The parenting coordinator may take steps to ensure that parents fully understand the terms of their parenting agreement and the steps they must follow to comply with the court's orders. They may work to help parents communicate with each other more effectively, establish priorities, avoid misunderstandings, and determine how they can compromise and collaborate as they work together to raise their children. They may help parents better understand the ways they can meet their children's needs as they may child-related decisions. The parenting coordinator will also attempt to resolve disputes between parents in a way that will avoid exposing children to conflict and reduce the need for continued legal proceedings to address these issues.
As they work with the parents to resolve the issues in their case, a parenting coordinator may monitor parents' behaviors and document any instances of non-compliance with child custody orders, mediate disputes between parents, provide the parents with recommendations on resources that may be available to them or guidelines for effective communication, and make recommendations to the court regarding how child custody issues may be resolved.
A parenting coordinator may make recommendations on how to resolve certain specific issues, including:
- Arrangements for picking up, dropping off, or otherwise exchanging children at the beginning and ending of parents' scheduled parenting time.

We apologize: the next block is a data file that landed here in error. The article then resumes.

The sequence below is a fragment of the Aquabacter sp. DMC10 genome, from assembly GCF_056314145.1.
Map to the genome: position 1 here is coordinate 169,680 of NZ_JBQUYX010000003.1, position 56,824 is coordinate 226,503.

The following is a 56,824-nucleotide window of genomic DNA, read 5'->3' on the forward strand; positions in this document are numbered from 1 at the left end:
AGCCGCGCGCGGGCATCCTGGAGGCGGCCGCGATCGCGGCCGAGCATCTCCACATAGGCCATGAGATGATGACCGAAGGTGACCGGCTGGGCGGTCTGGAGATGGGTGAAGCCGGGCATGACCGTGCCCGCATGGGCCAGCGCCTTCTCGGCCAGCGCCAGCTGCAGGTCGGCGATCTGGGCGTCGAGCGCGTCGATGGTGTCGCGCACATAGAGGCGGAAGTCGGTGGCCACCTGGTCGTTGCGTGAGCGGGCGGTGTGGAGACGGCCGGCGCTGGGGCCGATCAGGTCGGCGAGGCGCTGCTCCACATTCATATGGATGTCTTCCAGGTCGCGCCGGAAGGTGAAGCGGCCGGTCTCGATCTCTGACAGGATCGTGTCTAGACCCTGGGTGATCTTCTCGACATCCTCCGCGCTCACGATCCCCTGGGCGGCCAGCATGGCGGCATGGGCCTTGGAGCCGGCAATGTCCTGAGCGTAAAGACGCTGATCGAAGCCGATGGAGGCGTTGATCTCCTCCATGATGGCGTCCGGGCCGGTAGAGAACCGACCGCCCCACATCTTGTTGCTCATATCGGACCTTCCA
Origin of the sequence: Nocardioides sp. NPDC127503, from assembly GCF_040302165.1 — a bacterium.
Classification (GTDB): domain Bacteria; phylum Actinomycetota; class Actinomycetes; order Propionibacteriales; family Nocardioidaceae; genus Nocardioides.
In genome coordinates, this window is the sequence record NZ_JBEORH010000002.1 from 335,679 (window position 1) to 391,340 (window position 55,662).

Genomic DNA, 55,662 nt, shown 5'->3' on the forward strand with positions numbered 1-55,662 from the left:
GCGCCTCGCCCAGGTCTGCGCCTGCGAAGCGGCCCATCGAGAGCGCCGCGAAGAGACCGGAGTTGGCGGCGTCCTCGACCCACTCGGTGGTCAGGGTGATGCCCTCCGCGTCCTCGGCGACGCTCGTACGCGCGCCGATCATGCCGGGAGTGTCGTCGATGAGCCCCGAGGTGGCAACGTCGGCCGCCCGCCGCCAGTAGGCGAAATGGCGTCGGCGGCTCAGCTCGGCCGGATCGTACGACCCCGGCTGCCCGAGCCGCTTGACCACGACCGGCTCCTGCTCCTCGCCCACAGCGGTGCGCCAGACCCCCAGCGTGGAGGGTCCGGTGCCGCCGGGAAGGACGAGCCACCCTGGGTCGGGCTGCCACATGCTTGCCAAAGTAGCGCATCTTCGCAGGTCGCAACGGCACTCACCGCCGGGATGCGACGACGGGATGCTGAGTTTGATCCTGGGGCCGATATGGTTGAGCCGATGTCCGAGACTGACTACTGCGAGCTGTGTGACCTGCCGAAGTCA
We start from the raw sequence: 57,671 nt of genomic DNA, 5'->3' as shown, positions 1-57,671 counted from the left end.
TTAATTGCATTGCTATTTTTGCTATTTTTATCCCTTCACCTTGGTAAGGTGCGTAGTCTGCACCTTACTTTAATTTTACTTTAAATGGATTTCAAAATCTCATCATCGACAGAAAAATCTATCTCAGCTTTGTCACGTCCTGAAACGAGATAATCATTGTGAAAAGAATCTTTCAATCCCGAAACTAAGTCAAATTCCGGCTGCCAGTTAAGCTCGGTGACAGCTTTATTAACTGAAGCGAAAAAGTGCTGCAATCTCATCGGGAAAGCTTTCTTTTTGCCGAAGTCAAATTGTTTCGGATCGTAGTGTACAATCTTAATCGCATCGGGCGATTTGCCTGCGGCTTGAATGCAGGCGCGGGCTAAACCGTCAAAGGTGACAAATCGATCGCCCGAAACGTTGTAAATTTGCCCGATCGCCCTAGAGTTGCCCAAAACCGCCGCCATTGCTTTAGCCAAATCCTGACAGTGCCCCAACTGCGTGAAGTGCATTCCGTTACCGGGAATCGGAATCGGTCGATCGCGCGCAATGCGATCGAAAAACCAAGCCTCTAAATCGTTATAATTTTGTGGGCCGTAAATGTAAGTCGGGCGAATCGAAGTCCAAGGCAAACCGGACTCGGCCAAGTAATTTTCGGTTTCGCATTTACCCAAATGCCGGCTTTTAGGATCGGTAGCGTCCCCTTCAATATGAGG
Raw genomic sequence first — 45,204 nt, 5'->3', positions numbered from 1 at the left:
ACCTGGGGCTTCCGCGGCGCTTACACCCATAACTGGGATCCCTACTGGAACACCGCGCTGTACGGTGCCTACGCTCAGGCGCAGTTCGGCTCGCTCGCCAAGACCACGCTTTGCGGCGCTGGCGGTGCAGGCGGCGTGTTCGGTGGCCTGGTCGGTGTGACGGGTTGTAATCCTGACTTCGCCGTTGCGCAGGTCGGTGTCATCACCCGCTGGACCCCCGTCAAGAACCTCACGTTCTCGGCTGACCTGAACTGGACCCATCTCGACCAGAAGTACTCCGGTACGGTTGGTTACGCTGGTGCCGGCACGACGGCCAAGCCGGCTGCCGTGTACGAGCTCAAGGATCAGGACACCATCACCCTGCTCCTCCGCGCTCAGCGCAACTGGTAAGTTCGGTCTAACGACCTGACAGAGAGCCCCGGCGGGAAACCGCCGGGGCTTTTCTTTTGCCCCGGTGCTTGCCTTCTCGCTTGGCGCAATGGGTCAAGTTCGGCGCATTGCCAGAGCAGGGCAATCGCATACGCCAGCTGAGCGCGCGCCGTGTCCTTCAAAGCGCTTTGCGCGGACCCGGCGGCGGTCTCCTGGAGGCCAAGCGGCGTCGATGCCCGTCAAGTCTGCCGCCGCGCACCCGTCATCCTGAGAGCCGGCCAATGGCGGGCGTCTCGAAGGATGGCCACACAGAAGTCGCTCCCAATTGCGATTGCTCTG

- Children's participation in extracurricular activities, including how the expenses related to these activities will be divided between parents.
- Minor adjustments to parenting time schedules based on changes to a parent's availability or to children's schedules for school and activities.
- Scheduling of parenting time on holidays or vacations from school.
- Issues related to discipline or behavioral concerns that affect children.
- Issues related to children's health and personal care.
- Other issues specifically assigned to the parenting coordinator by the court.
Recommendations made by a parenting coordinator in these areas must generally be followed by the parents. However, a parent may challenge these recommendations in court if they believe that the decisions would go against the best interests of the children or are outside the scope of the parenting coordinator's duties. A parenting coordinator generally cannot make recommendations on major issues, such as the allocation of parental responsibility, the establishment of a parenting time schedule, parental relocation, visitation rights of grandparents or other extended family members, child support, or divorce-related matters such as spousal maintenance or the division of marital property.
Contact Our DuPage County Child Custody Lawyers
At Mirabella, Kincaid, Frederick & Mirabella, LLC, our experienced family law attorneys can help explain when it may be appropriate for a court to appoint a parenting coordinator and how parents can make sure they are taking the correct steps to resolve disputes while protecting their children's best interests. To learn how we can assist with issues related to child custody, contact us at 630-665-7300 and schedule a free consultation today.